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NQT Inspirations


SSAT Director Angelina Idun reviews highlights from the launch of SSAT NQT Inspirations which welcomed new teachers to the profession and looks forward to working with others to support NQTs.

When I talk to friends and family about my role at SSAT I often talk about what a privilege it is to be able to connect with, collaborate with and support so many different aspects of the work of the teachers, school and system leaders and students in our network. This week we were joined by over 100 newly qualified teachers, the mentors and senior leaders tasked with nurturing NQTs through this important year, longstanding friends and special guests for the launch event of the SSAT NQT Inspirations online series. There was nothing remote about the virtual space we found ourselves in and the session brought home again how much more we can achieve for ourselves, our colleagues and ultimately for our children when we work together, sharing experience, and practice and joining forces to find solutions to the challenges we face. As the African proverb says:

If you want to go fast go alone. If you want to go far, go with others.

The highlights of the session included the thought-provoking, inspirational contributions from Dame Alison Peacock, Chief Executive of the College of Teaching and Abby Bayford, Director of People Development at the Academy Transformation Trust. Although this was a session designed for those new to the profession there was much for the more experienced practitioners joining the webinar to take away as well.

Alison lifted spirits with 10 reasons to be cheerful about being an NQT a list of short prompts that it would be helpful to anyone to revisit when we need to remember why we are doing what we do, in difficult times, even at the start and/or end of any school day. Alison also shared personal challenges experienced in her first year of teaching which helped our audience consider the importance of building relationships with all our children and the precious, priceless moments that make it all worthwhile. Citing a quote used by Professor Tim Brighouse from Haim Ginott (1972) Alison reminded those gathered about the powerful influence teachers have on children:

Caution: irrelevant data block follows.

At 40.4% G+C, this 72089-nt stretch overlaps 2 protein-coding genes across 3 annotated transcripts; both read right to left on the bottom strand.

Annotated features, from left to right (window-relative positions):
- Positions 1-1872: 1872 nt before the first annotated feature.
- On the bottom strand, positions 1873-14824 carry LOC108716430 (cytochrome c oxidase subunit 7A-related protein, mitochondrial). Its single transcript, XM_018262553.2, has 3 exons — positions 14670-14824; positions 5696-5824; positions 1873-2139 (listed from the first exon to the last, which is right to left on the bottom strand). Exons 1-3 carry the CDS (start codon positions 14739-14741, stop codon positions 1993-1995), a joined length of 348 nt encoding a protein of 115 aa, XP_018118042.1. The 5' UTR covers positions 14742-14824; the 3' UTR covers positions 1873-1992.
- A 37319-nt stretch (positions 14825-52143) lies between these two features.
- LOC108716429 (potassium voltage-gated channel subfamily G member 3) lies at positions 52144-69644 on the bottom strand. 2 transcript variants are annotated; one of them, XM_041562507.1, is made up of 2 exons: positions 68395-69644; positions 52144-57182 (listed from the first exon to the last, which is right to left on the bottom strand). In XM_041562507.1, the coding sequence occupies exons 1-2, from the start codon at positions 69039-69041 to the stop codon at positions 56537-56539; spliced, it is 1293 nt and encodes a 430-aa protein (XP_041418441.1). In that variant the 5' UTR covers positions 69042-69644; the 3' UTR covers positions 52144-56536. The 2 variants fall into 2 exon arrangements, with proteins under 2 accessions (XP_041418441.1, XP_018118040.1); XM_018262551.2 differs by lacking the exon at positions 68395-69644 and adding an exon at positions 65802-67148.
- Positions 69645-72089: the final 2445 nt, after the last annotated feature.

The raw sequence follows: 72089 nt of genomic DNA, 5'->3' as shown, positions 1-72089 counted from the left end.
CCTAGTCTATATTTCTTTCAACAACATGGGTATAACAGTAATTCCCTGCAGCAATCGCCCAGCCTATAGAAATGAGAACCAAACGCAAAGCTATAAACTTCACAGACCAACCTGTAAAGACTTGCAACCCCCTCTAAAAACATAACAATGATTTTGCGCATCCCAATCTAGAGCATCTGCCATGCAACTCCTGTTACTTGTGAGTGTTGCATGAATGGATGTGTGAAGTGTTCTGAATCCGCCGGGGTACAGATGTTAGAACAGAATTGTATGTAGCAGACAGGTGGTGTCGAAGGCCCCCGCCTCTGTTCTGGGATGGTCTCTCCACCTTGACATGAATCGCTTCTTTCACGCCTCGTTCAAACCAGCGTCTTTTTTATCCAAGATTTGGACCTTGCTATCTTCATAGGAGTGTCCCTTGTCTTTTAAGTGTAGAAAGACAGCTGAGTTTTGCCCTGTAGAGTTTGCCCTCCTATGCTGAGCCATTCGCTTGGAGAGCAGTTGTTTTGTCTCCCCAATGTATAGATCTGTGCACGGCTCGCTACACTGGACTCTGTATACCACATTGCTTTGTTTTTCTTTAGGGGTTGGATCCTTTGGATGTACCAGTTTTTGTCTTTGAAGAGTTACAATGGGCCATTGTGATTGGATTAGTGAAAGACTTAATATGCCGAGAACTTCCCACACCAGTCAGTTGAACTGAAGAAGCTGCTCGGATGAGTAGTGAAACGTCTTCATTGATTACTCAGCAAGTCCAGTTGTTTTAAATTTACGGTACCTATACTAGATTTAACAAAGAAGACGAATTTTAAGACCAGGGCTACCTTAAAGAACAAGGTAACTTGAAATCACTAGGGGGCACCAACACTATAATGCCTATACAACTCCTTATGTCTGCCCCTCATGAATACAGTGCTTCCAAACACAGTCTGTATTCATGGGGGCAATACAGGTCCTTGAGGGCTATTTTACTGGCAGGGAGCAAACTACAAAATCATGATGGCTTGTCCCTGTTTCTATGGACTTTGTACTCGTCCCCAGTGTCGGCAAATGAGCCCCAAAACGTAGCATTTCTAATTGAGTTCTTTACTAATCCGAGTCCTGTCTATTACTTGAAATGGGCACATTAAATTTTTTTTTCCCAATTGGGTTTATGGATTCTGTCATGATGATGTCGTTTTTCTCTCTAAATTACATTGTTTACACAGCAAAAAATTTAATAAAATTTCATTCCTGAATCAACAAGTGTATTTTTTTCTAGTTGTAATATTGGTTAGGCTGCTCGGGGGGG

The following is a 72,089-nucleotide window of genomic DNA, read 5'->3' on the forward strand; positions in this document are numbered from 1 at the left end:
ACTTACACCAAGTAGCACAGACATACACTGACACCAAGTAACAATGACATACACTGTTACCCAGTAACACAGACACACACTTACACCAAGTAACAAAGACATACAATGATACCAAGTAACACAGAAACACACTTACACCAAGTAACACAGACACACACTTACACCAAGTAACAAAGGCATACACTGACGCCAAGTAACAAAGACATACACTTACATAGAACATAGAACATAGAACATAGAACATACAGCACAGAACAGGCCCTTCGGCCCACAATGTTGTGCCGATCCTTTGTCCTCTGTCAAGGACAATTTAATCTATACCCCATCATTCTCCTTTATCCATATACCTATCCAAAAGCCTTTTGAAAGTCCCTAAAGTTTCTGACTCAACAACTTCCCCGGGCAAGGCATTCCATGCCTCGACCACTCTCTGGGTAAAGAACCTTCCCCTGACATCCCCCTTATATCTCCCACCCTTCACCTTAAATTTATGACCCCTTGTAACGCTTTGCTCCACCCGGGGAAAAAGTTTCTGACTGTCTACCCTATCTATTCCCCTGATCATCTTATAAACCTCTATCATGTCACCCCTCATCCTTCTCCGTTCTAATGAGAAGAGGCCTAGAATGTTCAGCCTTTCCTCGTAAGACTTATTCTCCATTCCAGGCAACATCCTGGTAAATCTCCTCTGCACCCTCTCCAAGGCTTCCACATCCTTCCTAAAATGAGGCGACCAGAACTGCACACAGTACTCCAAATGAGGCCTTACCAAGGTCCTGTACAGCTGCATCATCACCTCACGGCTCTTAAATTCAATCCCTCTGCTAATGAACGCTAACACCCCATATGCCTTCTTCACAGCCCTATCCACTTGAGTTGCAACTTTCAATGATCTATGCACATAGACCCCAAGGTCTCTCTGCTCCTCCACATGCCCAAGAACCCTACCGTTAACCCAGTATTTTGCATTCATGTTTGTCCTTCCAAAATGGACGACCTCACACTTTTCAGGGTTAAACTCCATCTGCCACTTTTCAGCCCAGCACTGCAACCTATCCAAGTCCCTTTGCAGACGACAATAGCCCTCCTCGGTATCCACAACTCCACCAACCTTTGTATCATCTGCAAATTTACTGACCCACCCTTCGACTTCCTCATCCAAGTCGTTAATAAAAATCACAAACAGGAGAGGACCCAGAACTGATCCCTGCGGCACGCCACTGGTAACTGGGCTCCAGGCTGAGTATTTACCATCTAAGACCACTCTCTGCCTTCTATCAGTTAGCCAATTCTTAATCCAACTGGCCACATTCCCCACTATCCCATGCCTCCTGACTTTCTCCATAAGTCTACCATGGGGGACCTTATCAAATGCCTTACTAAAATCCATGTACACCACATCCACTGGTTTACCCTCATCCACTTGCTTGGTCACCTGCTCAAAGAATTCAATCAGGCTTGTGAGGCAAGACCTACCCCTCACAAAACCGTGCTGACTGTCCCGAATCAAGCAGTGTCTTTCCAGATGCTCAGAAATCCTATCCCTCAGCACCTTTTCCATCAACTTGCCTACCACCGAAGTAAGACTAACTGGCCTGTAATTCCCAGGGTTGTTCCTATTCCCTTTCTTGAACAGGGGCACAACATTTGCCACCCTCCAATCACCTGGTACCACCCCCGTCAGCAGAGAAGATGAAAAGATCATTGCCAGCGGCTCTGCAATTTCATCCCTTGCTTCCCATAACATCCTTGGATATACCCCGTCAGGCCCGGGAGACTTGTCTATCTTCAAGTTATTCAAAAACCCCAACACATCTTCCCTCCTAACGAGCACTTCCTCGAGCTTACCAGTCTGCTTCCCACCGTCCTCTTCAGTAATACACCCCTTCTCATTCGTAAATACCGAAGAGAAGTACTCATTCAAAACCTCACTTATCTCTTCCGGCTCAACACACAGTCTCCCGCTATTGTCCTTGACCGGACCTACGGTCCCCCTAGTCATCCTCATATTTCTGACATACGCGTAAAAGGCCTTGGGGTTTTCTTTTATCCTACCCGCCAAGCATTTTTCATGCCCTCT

“I have come to the frightening conclusion that I am the decisive element in the classroom. It is my personal approach that creates the climate. It is my daily mood that makes the weather. As a teacher I possess tremendous power to make a child’s life miserable or joyous, I can be a tool of torture or an instrument of inspiration….”

Abby Bayford’s input was full of practical, well-grounded tips for new teachers to apply in their classrooms and their wider school communities. Emphasising to new teachers that they are not alone, Abby shared insights from some retrospective, reflective blog pieces written by colleagues known as “Letters to my NQT self.” Abby echoed Alison’s thoughts on building relationships with children and went on to talk about ways in which the new teachers can develop relationships with staff across the school. Giving invaluable guidance on how to navigate the fact that “everyone has an opinion on teaching”, Abby impressed on the group the need to listen for empowering advice rather than those often voiced phrases that do not serve our children well and risk “putting a lid on their jar.” Abby’s final words had resonance with Alison’s:

“Don’t underestimate the power you have to transform lives.”

Both guests signposted the work of the Chartered College of Teaching a national organisation which gives teachers the knowledge and confidence to make the best decisions for their pupils.

There were more recorded anecdotes, insights and reflections from SSAT staff and colleagues in the network at different points on the pathway our new teachers are starting out on. Key points from these included learning to be yourself; asking for help when you need it; drawing on the support of mentors, your teams and networks beyond the school; and the fact that each day brings a new learning opportunity for all teachers and leaders.

If you are reading this and have an NQT in your school who wasn’t able to attend the launch event do pass this piece on to them and bring their attention to the recording of the webinar which they can watch or review in their own time. The webinar also gives an overview, dates and times for the online SSAT NQT Inspirations series and you can get your NQTs signed up for this year’s programme here.

There is no doubt about it, new teachers are joining the profession at an extraordinary time, and as all our contributors agreed it will be a year of both challenge and immense reward. The SSAT team, our members, the Chartered College and other supporters are united in our commitment to being there for everyone new to the profession and to letting them know how valued their presence in our schools and classrooms is. We are looking forward to being part of the NQTs journey well beyond this year and working with others to help them go far.

If you want to go fast go alone. If you want to go far, go with others.


SSAT members can watch the NQT Inspirations launch seminar: Surviving and thriving in your NQT year


Further reading and resources for your NQTs:

The Chartered College Early Careers Hub

Abby Bayford – Oberon-King of the fairies, A letter to my NQT self

Surviving and succeeding in the first year of teaching, Geoff Barton, Alex Galvin and Julian Metcalf – Available to members from the SSAT Library

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